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Our firm has made many submissions to Yahoo! for clients (using Business Express and even the free submit, way back in the days of the "free" Internet). Nobody's happy to be limited to two categories (and that's even assuming there's an adequate category in the first place), but that's the limit we've encountered.
It's possible you can continue to pay $199 a pop for subsequent submissions to additional categories, but of course there's no guarantee they'll allow it.
I don't know the details of your business, but if your firm is so sprawling that it can't begin to be adequately encompassed by two categories, that suggests that it needs multiple independent sites with their own domains.
They repeatedly refuse to list my site in the town where our bricks & morter stand... yet they list other businesses that don't actually have a presence there... in fact some that don't technically exist.
Looks like extraordinarily poor local expertise to anyone that knows our market. Their loss. I'm not impressed. They make ODP look better every day.
Here are some guesses as to why babycenter.com may be an exception to the "two-categories-only" rule:
(1) It seems to have been around a while, so it might have snuck some of these additional listings in before Yahoo got hardcore about limiting categories. Check out [babycenter.com...] -- Yahoo Internet Life apparently was writing them up as early as late '97.
(2) In an effort to flesh out the "Health > Diseases and Conditions" sections, Yahoo editors might have taken the initiative and just added a few of the articles from babycenter.com on their own. This is a bit of a stretch, I agree, but again it might have occurred quite a while ago back when Yahoo wasn't quite as firmly entrenched as an Internet monolith.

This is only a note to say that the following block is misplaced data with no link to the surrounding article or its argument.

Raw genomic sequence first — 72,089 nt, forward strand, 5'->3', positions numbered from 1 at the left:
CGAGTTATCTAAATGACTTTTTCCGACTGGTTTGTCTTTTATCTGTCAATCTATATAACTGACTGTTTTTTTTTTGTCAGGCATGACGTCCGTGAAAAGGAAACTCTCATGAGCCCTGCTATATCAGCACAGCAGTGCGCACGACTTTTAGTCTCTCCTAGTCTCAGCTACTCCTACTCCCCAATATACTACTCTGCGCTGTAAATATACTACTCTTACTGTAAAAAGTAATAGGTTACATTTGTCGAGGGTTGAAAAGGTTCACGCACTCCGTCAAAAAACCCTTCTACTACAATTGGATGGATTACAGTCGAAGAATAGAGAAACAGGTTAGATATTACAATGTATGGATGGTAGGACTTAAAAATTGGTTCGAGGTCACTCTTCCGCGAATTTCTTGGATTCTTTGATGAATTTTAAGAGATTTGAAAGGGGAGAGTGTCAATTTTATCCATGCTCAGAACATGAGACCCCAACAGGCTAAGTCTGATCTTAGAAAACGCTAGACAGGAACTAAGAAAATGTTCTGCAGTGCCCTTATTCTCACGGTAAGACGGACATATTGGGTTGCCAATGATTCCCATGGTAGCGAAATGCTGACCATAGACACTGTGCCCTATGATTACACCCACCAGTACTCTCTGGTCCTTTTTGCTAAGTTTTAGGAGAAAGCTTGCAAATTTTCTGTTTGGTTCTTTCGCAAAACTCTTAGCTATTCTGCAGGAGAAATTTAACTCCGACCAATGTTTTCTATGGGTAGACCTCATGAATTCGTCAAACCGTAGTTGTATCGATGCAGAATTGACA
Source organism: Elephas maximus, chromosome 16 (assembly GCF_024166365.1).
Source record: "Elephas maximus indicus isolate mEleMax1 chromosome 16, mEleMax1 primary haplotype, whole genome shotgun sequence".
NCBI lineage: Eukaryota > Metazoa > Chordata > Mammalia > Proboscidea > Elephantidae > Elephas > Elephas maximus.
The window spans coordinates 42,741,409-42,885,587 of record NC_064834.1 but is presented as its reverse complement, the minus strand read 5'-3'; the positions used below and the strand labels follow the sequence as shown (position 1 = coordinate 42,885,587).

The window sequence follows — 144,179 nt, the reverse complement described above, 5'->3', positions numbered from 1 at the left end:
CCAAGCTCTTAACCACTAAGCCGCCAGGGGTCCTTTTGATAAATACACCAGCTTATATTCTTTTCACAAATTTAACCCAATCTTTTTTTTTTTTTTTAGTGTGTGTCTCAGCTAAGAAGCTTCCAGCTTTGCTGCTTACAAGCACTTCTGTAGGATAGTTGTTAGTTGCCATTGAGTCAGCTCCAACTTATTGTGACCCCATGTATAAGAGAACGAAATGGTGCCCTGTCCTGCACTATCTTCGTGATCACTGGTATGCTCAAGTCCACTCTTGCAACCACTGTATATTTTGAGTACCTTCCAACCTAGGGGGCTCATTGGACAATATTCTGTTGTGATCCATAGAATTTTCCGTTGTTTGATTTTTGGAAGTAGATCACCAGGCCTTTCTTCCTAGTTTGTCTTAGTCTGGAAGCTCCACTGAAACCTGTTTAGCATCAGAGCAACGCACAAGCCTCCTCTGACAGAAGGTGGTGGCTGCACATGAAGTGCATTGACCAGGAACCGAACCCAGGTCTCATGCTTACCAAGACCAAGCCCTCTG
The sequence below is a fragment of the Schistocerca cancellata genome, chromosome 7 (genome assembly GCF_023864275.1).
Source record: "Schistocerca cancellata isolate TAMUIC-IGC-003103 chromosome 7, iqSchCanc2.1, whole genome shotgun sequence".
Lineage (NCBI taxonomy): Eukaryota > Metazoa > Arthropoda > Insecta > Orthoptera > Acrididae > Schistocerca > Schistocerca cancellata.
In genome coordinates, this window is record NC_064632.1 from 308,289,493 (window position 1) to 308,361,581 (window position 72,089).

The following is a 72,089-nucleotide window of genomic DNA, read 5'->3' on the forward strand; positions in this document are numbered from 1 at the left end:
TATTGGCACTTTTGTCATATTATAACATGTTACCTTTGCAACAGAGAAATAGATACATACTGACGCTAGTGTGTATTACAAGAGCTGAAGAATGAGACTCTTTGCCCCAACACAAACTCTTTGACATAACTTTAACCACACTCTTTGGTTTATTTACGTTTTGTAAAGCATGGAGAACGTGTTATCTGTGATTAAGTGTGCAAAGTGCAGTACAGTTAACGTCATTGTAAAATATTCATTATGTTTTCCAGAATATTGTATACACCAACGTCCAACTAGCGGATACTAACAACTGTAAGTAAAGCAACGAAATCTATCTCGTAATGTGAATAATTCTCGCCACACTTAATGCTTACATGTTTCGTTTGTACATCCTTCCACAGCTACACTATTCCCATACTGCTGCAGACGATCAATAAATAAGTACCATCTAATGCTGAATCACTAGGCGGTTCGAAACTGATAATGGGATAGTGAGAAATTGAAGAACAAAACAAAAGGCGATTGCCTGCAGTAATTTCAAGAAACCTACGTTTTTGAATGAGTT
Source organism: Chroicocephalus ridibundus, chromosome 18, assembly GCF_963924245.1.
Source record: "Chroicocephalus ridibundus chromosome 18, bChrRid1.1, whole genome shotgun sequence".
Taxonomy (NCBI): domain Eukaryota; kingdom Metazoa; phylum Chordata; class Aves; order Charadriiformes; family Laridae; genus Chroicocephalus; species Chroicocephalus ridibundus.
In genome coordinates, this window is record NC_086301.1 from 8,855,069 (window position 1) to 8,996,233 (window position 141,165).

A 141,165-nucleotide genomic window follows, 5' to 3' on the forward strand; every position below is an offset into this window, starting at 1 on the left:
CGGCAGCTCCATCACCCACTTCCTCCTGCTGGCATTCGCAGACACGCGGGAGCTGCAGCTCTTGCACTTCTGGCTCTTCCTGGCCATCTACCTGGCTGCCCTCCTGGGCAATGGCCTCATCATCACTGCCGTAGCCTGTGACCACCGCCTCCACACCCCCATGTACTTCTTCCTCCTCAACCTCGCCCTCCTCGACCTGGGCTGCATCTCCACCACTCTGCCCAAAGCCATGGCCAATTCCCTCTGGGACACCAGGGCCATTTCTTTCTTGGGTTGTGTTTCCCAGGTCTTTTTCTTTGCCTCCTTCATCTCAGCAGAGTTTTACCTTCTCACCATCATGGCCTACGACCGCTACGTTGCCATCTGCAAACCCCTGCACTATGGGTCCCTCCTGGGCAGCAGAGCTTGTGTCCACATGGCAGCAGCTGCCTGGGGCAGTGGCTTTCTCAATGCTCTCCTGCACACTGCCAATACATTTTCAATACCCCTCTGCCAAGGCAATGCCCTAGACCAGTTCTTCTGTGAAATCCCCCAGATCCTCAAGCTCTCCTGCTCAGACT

(3) They ponied up the $199 a few times and perhaps also dealt personally with someone at Yahoo.com. Maybe they've got a lot of money.
What's interesting to me as someone who works almost exclusively with Yahoo Stores is that this site is listed in Yahoo Shopping even though it's clearly not a Yahoo Store. How do I know? Yahoo Stores don't allow you to use subdirectories: with the exception of secondary image files (which have to exist in a directory called "/lib/STORENAME/"), all page files are kept in the top level of the site. However, when I browse babycenter.com's store, I see subdirectories all over the place.
One thing they might have done is purchase a Yahoo Store, upload their inventory to it, and now whenever someone places an order, the product is added to Yahoo Store's own shopping cart using a server-side script on the Babycenter's external site. This would allow them to maintain the store on their own server the way they need to (e.g., with many subdirectories and a proprietary shopping cart) while allowing them to be in Yahoo Shopping. (Yahoo Store would then be an additional source of revenue but not the only one.)
The only wrinkle is they'd need to work out a deal with Yahoo Shopping whereby links from Yahoo Shopping led to the "real" store, not the Yahoo Store. My intuition is that babycenter.com is big enough that Yahoo Shopping is willing to accommodate it.